There are signs that you are deprived of sleep and those signs are obvious
The alarm yells and you hit the snooze button, hoping for a small window of reprieve. It works until you’re jolted awake by the consistent efficiency of the alarm clock again. So much for hoping it suddenly breaks so you can get an excuse to sleep in.
You begrudgingly get up after the third snooze cycle, haphazardly making your way into the kitchen to start brewing that cup of coffee you so desperately need. All the while you’re swearing at yourself, decrying that this is in fact the last time you’re going to go to bed late this late and wake up.
With the liquid injection of caffeine taking effect, it’s smooth sailing in the morning but before you know it, lunch is around the corner and you’re downing some carb-heavy meal with your colleagues. With a belly full, you settle back in to focus and like clockwork, your eyes shut and your head nods as you fight a losing battle with the nap gods.
You somehow weather this storm, wondering why companies don’t allow siestas that you always hear so many positive things about from your Spanish friends.
It’s now time to head home and after fighting some traffic that routinely rears its ugly head, you’re back at your place. You’re exhausted mentally and physically. Besides playing with the kids and talking with your significant other, you’ve got just enough energy to eat dinner. But of course you conveniently forgot to pick up the dry cleaning on the way home.
While battling the brain, you’re also at severe risk of affecting your overall health if you can’t manage enough sleep.
Here are some ways lack of sleep can affect your HEALTH
Heart disease – You have a 48% increased chance of heart disease, including an elevated risk of a heart attack.
High blood pressure -Your blood pressure could skyrocket, induced by both stress and low sleep.
Stroke – With your brain constantly fatigued and not able to properly repair itself overnight, your chances of stroke increase.
Diabetes – You’re at nearly three times the risk for Type II diabetes.
Lower sex drive – Your partner probably won’t be a fan of this and neither will you. Your sex drive plummets when you’re groggy and for good reason: you just don’t have the energy to accomplish simple tasks, let alone get frisky.
Higher chance of depression – Your energy levels go down and in turn your outlook on life can take a hit. In fact, getting too much or too little sleep is usually the first sign of mental health issues.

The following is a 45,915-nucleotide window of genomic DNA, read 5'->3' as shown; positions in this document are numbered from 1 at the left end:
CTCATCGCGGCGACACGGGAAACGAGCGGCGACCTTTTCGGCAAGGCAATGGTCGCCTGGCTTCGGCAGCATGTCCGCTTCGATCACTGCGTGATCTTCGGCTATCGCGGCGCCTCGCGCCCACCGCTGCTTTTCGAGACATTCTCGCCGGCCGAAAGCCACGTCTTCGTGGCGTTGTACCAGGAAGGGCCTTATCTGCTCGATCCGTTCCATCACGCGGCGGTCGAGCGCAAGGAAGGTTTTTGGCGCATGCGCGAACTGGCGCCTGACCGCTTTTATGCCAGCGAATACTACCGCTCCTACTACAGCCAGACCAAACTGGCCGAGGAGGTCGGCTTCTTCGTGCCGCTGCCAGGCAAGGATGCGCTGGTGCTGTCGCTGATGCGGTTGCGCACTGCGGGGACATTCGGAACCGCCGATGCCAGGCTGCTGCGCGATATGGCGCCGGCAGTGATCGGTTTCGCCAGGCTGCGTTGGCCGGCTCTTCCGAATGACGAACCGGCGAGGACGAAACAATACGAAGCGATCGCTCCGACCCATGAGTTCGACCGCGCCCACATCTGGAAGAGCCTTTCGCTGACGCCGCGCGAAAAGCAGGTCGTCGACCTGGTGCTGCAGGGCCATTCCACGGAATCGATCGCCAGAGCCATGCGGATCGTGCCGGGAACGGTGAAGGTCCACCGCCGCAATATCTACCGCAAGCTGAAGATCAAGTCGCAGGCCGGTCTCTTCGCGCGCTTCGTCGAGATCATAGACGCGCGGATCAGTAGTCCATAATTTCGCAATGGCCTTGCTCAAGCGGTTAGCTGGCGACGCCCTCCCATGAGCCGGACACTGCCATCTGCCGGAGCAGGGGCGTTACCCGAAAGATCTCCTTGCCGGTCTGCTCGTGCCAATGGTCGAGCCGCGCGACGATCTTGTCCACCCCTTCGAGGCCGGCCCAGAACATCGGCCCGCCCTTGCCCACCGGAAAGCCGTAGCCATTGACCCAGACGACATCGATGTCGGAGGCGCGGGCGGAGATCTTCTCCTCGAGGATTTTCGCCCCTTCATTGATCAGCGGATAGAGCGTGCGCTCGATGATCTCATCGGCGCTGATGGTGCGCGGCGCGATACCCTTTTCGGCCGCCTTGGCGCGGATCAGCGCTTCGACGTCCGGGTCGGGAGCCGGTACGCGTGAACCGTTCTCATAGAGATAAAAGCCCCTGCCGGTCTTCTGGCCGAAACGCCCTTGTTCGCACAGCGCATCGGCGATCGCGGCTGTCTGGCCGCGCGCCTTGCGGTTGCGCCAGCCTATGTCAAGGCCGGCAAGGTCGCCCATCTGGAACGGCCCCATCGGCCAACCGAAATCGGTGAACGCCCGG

Weight gain – Weight gain is another side effect of lack of sleep. Your glucose metabolism takes a beating along with the hormones that regulate your overall metabolism, shown through decreased leptin levels and increased ghrelin levels. Leptin acts as an appetite suppressant and is released when you’re full, while ghrelin is released from the stomach in response to fasting and promotes the feeling of hunger.
Decreased immune function – The immune system takes a big hit when you’re consistently running low on a good night’s rest. In fact, you’re three times more likely to catch a cold according to John Hopkins Medicine.
And the list goes on.
Tips to note:
In today’s fast-paced and overly-stimulating society, it’s a full-time job in itself trying to stay on track and keep your focus on the task at hand. We’re the masters of multi-tasking and that’s not always a good thing. When you’re tired,
- Your cognitive function decreases as a result of neurons (the basic building block cells of the brain) having trouble communicating properly.
- You have mental lapses that affect both memory and your personal visual perception.
- You become more forgetful.
- You get distracted more easily and lose focus.
- You can’t think straight, better known as brain fog.
Now in case you have any of those issues mentioned above, a good diet, good sleep, mild exercise and very important to rebuild your system you need food supplements, they are far more better than managing the situation with drugs. Get linked up with Dr Juliet on 08023982600